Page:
Karen Seto, Frederick C. Hixon Professor of Geography and Urbanization Science at the Yale School of the Environment, has been named a lifetime member of the United States Council on Foreign Relations. With her election, Seto becomes the third YSE faculty member selected to join the illustrious foreign policy organization, along with Daniel Esty, Hillhouse Professor of Environmental Law and Policy, and Professor of Environmental Justice Gerald Torres.
“I am honored to join the Council on Foreign Relations, an organization that has done so much to broaden our understanding of international relations and global diplomacy,” Seto says. “I hope that through my membership I will be able to help policymakers and others understand how cities can be catalysts for advancing climate solutions and addressing global sustainability challenges — how they can promote more just, livable, and vibrant communities and play an important role in our efforts to reduce greenhouse gas emissions and biodiversity losses.”
One of the world's leading experts on urbanization and its aggregate global impacts, Seto pioneered the use of satellite remote sensing analysis and other novel methods to study urban land change, forecast urban growth, and examine the environmental consequences of urban expansion. She has done extensive field work in Asia, especially China and India, and was the executive producer of “10,000 Shovels: Rapid Urban Growth in China,” a documentary film that integrates satellite imagery, historical photographs, and contemporary film footage to highlight the urban changes occurring in China. Her book, "City Unseen," co-authored with Meredith Reba ’14 MEM, uses satellite imagery to show how cities shape landscapes and how landscapes shape cities.
“With 70% of the world’s population expected to live in urban areas by 2050, cities offer one of our best opportunities to implement climate solutions at scale,” Dean Indy Burke says. “Dr. Seto is a pioneer and a leader in urbanization science. The Council on Foreign Relations will benefit greatly from her unique insights and commitment to increasing the public’s understanding of the environmental consequences of global urbanization and how cities can be an impetus to address climate change.”
In addition to the Council on Foreign Relations, Seto is an elected member of the American Academy of Arts and Sciences, the U.S. National Academy of Sciences, the American Association for the Advancement of Science, and the Connecticut Academy of Science and Engineering. She chairs the Policy and Global Affairs Division of the U.S. National Academy of Sciences, co-chairs the U.S. National Academies Climate Security Roundtable, established by the direction of Congress to help better understand and anticipate the ways climate change affects U.S. national security interests, as well as the U.S. National Academies Subcommittee on U.S.-China Scientific Engagement. She was the coordinating lead author and co-led the chapters on how cities can mitigate climate change for two U.N. climate reports, the IPCC 5th (2014) and 6th (2022) Assessment Reports. Seto has served on many U.S. National Research Council (NRC) Committees, including the NRC Committee to the Advise the U.S. Global Change Research Program and the NRC Committee on Pathways to Urban Sustainability, and has received numerous awards for her scientific contributions, including the Outstanding Contributions to Remote Sensing Research Award from the American Association of Geographers.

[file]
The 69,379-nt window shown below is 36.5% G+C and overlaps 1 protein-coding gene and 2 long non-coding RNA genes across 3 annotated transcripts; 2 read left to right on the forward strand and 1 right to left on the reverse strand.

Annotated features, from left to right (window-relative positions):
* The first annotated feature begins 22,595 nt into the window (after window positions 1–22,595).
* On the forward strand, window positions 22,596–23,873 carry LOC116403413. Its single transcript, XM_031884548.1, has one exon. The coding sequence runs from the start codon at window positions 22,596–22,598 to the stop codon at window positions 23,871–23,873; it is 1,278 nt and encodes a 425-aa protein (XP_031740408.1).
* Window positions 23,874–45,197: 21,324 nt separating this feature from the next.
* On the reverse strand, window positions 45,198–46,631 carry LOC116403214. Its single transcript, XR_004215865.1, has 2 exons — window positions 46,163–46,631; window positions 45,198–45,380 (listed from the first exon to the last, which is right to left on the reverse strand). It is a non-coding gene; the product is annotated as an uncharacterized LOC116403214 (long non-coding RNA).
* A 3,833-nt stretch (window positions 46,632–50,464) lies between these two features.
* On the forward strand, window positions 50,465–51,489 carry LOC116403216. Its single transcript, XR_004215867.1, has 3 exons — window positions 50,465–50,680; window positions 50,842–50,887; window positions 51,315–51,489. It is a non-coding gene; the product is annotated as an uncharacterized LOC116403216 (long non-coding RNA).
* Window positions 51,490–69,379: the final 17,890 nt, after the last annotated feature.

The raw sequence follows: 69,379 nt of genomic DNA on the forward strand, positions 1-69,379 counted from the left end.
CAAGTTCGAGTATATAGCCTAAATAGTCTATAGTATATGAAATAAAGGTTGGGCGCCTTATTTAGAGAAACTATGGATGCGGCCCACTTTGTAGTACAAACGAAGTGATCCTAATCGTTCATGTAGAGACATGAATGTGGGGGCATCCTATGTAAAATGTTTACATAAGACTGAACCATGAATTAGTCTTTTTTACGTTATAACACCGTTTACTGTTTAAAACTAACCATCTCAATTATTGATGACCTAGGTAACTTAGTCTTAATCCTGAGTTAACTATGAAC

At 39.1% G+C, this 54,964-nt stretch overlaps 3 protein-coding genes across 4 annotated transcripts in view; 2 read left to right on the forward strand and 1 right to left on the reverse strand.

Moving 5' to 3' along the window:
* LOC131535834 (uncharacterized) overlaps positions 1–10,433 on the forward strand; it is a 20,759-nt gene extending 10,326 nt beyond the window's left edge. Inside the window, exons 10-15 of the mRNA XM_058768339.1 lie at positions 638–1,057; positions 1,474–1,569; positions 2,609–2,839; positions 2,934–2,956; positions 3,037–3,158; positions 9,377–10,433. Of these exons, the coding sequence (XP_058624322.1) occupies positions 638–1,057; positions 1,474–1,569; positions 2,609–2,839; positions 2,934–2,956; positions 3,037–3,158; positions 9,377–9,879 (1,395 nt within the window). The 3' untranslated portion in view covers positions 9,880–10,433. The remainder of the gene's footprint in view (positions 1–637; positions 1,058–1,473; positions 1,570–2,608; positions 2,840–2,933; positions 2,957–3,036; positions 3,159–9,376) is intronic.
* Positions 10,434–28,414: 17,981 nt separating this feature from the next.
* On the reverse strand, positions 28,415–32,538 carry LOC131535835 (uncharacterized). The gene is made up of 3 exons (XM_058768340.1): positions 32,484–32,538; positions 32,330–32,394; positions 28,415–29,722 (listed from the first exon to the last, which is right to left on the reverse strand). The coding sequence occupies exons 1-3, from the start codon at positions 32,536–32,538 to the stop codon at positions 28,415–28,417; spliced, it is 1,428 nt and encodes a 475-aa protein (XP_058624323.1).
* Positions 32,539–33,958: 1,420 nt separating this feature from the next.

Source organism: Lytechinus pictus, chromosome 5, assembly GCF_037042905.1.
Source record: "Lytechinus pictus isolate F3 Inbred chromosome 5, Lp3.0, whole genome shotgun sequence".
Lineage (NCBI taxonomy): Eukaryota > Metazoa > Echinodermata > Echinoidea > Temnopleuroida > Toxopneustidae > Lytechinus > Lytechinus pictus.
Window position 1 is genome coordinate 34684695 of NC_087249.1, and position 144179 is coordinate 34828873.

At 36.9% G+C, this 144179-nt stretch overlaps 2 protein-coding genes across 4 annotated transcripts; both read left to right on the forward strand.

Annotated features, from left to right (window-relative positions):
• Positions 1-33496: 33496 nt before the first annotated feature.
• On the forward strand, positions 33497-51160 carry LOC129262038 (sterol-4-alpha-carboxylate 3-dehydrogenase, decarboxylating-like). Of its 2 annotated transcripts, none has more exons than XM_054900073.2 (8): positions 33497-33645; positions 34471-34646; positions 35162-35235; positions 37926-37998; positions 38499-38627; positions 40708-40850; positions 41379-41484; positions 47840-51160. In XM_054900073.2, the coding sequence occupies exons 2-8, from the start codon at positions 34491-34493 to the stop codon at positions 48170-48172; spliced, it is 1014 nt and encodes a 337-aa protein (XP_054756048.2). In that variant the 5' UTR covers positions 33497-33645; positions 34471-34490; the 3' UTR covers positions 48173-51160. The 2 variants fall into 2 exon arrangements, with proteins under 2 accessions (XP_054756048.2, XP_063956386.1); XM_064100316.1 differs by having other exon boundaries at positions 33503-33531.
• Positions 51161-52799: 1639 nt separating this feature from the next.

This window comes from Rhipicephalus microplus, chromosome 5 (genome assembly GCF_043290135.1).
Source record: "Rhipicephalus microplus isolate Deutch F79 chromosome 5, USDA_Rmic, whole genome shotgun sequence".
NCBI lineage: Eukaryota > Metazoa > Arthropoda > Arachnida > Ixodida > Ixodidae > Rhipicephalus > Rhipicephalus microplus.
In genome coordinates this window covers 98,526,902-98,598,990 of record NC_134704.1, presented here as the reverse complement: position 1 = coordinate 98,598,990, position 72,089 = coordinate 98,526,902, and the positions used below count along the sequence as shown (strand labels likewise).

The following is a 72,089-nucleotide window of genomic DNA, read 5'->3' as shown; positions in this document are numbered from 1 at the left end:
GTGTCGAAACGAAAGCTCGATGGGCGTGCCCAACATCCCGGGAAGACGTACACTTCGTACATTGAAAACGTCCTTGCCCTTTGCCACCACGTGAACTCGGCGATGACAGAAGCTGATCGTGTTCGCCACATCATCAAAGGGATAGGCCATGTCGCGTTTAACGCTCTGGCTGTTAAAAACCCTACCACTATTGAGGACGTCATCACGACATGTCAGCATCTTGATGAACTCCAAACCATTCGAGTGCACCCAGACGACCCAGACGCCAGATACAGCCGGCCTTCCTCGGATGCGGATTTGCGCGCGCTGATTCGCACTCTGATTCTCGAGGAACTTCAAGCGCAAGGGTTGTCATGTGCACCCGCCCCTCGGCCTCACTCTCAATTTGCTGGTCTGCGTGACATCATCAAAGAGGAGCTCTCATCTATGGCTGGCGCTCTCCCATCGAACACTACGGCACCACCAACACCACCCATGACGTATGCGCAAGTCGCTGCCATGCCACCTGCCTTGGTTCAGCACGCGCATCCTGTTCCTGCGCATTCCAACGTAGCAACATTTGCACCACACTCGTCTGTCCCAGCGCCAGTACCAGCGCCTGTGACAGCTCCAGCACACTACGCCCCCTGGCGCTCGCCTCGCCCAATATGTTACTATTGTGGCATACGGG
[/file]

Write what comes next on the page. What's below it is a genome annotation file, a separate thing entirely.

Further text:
Established in 1921, the Council on Foreign Relations is an independent, nonpartisan membership organization, think tank, publisher, and educational institution dedicated to being a resource for its members and informing the public about the foreign policy choices facing the United States and other countries around the world. The council publishes the widely circulated and highly regarded international affairs magazine Foreign Affairs and runs the David Rockefeller Studies Program, which influences foreign policy by making recommendations to the presidential administration and diplomatic community and testifying before Congress.